Thanks to advances in training and recovery methodologies and an improvement in wearable performance technology, athletic abilities are being maintained long beyond previously-accepted norms.

At an elite level, sporting careers are extending and medals are still being won by ‘older’ athletes. This is the same for the recreational athlete, where a high level of physical output is being maintained well into later life. Even the non-competitive exercisers are maintaining active lifestyles. Research supports the use of exercise as a medicinal tool [1], as long as it is done safely.

Whilst we can’t train and perform like younger people forever, we need to learn lessons about how to train effectively and recover properly as we age. If high intensity training and competition is going to extend into later life, what can we learn about staying safe and enhancing the benefits of exercise as we age?

As always we’re going to look at the science and make recommendations based on research,
not opinion.

Time to read: 7 minutes

Level: Intermediate

Key Points:

  • Research about Reduction in Physical Capabilities
  • Training considerations for older athlete
  • How KYMIRA can aid the Aging Athlete

Thanks to advances in training, recovery and wearable performance technology,
athletic abilities are being maintained long beyond previously-accepted norms. In this article we take a look at ways of dramatically slowing down physical decline.

What Research tell us about Reduction in Physical Capabilities

The physical decline is varied from person to person, so bear in mind any suggestions we make are based on broad-strokes research, not a nuanced analysis of an individual. What we do know is that muscle strength and power [2] is likely to decline more rapidly than flexibility and endurance. Lower limb strength appears to decline noticeably quicker than upper limbs too. Reduction in flexibility is slower and not strongly associated with a
loss of functional performance.

As mentioned in the paragraph, flexibility is less of a concern in late middle age according to this study [3]. The measured rate of flexibility decline isn’t significant until around 70 years of age, when research showed it began to accelerate. Flexibility wasn’t associated with a reduction of functional ability either, probably because activities such as cycling, running and basic weight training don’t require a significant degree of flexibility in order to perform the movements.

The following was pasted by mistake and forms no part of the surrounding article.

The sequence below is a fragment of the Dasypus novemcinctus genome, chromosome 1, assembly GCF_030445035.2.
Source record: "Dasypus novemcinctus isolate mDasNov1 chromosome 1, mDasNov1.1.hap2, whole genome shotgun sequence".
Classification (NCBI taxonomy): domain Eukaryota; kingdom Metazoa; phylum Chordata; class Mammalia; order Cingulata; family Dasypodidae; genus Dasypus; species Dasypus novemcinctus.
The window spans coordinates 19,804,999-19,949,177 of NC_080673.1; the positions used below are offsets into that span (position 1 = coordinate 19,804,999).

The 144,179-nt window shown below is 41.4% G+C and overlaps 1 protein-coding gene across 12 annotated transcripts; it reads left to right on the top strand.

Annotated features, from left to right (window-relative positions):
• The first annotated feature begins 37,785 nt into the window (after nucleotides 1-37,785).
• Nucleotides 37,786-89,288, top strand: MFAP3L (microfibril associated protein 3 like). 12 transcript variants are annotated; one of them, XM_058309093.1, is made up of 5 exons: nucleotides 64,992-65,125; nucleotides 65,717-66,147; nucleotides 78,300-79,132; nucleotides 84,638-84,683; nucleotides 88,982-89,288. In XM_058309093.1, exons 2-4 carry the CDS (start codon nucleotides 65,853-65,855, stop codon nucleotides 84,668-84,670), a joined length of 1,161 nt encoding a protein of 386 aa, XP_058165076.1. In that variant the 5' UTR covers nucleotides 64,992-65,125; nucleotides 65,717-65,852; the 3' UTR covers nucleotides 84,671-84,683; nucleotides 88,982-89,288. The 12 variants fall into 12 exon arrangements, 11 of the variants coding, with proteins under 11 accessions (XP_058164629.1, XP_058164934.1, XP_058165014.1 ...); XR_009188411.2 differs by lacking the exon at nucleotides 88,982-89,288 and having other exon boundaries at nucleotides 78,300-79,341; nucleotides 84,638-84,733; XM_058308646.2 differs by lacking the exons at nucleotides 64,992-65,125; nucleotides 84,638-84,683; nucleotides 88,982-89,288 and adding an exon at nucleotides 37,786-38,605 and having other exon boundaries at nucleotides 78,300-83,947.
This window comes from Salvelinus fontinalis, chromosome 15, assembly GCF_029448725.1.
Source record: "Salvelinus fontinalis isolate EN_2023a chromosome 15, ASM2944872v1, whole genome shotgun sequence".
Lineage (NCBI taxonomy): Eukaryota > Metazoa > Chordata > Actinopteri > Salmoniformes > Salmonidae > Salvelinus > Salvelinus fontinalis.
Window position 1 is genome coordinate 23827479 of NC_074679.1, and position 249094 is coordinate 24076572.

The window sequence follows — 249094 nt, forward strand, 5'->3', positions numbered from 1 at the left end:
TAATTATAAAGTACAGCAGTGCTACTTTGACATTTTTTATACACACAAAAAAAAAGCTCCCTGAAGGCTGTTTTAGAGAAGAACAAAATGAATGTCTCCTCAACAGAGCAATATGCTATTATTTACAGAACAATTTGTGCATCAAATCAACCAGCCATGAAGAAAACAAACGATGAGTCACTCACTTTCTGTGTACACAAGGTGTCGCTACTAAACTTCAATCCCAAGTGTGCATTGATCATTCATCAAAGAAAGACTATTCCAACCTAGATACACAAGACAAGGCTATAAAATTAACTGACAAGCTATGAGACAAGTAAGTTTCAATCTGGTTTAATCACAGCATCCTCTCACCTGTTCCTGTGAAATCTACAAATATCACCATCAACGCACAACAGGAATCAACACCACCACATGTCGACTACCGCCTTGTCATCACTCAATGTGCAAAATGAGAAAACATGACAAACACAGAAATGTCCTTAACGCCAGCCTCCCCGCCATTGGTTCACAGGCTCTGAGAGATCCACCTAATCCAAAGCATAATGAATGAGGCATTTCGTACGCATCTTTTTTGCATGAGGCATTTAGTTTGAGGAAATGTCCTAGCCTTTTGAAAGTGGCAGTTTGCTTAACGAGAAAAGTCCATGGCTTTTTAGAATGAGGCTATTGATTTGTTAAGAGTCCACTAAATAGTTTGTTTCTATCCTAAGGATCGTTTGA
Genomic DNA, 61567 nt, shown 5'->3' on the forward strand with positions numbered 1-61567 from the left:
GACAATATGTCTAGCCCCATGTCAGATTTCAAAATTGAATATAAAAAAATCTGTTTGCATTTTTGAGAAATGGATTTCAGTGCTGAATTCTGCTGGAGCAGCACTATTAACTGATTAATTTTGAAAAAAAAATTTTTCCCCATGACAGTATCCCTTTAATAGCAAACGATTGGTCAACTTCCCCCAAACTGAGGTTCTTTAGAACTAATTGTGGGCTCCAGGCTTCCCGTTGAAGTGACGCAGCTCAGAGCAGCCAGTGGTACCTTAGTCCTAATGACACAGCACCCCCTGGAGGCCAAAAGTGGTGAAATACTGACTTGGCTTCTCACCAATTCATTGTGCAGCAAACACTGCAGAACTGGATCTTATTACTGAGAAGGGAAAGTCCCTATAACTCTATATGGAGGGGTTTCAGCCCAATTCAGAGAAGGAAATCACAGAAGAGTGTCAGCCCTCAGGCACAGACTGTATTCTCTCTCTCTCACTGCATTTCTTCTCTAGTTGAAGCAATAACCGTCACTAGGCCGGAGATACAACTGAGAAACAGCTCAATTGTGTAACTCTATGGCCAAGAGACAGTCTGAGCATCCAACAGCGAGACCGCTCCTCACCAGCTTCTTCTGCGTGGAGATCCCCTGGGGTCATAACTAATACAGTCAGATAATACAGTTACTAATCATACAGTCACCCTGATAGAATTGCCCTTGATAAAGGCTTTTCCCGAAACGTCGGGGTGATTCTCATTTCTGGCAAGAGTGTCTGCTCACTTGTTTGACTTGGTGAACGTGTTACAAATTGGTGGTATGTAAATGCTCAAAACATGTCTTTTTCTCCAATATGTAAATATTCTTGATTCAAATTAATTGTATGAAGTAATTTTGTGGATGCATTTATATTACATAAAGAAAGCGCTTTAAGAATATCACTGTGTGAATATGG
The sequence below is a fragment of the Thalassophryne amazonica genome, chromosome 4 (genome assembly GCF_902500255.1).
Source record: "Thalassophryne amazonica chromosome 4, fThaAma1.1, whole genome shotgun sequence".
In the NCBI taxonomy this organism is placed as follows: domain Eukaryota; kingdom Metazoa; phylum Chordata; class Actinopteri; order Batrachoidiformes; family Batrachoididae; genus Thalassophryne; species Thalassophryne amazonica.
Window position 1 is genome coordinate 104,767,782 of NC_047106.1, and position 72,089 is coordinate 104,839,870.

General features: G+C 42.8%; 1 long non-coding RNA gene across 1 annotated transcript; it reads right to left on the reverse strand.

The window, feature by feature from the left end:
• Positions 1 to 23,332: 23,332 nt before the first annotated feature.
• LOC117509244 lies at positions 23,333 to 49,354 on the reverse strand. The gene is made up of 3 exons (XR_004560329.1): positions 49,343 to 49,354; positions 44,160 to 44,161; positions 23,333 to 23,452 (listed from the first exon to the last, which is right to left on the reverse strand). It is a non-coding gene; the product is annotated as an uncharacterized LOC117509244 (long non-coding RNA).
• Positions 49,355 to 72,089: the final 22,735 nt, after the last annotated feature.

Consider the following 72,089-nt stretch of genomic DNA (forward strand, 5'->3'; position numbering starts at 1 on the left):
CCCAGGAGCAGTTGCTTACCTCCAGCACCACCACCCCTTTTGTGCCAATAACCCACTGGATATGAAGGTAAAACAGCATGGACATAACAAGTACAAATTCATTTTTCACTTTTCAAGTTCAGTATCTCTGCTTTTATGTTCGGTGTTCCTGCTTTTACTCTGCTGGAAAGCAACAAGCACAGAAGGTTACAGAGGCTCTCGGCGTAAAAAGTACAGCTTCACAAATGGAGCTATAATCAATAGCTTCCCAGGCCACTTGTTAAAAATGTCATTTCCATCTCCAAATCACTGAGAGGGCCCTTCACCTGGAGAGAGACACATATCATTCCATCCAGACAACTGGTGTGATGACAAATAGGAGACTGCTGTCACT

The VO2 Max decline is significant without exercise, with research suggesting that the decline is around 10% per decade post 60 [4], but of course these declines start earlier than that – they just accelerate beyond that point.

We also know that regular exercise has a significant impact on maintaining the physical capabilities [5] of a person. This is a point that is repeatedly made across a number of studies with large participant numbers [6], suggesting it’s less likely to be an anomaly. The relationship between exercise and the maintenance of physical capabilities is simply too
strong to ignore.

Training Considerations for the Older Athlete

Based on the research, training as we get older should be focussed on maintaining strength (in particular lower limbs) and cardiovascular capabilities, with less concern about flexibility at this point. Strength training needs to essentially bias weight over volume and cardiovascular training needs to bias improving VO2 Max over improving outright duration.

We know that improvements in strength can be made regardless of age [7], with research concluding that improvement is based on a dose-response relationship - the higher the intensity, the greater the results. This contradicts long-held beliefs that as a person ages they should exercise at a lower intensity. Of course this is dependent on pre-existing health conditions, so always consult a doctor and undergo physical assessment before embarking on a new, high intensity exercise programme.

From a cardiovascular perspective, training recommendations for the older exerciser are largely dependent on the exercise history and the desired outcomes of the training. There certainly is room for high intensity exercise [8], be it on a bike, sprinting etc as long as there are no prior cardiovascular conditions. This approach should be combined with lower intensity work to offset the potential issues with age-associated arterial stiffness.

The reality is that age isn’t a health issue in of itself, but there are age-associated conditions
that exercisers have to be aware of and consider when training.

Here's where KYMIRA come in...

The performance and recovery benefits of the infrared technology in every KYMIRA item are particularly helpful when it comes to the older exercisers.

We know that infrared is proven to improve blood flow, tissue oxygenation and reduce injury risk during use. These aren’t insignificant benefits either – when the goal of exercise is to improve functional fitness and maintain physical capacity, the first rule should always be ‘do no harm’.

By making sure you are exercising in kit that not only helps boost performance, but also reduces the likelihood of injury or pain is fundamental, especially as you age. Enhancing recovery between sessions is also important because you won’t be able to recover as quickly as you did in your youth. Stacking the odds in your favour by wearing KYMIRA clothing for both exercise and recovery will help you significantly.

You can’t prevent the physical decline, but you can certainly slow it down.

July 13, 2020 — Stephen Hoyles
Tags: aging

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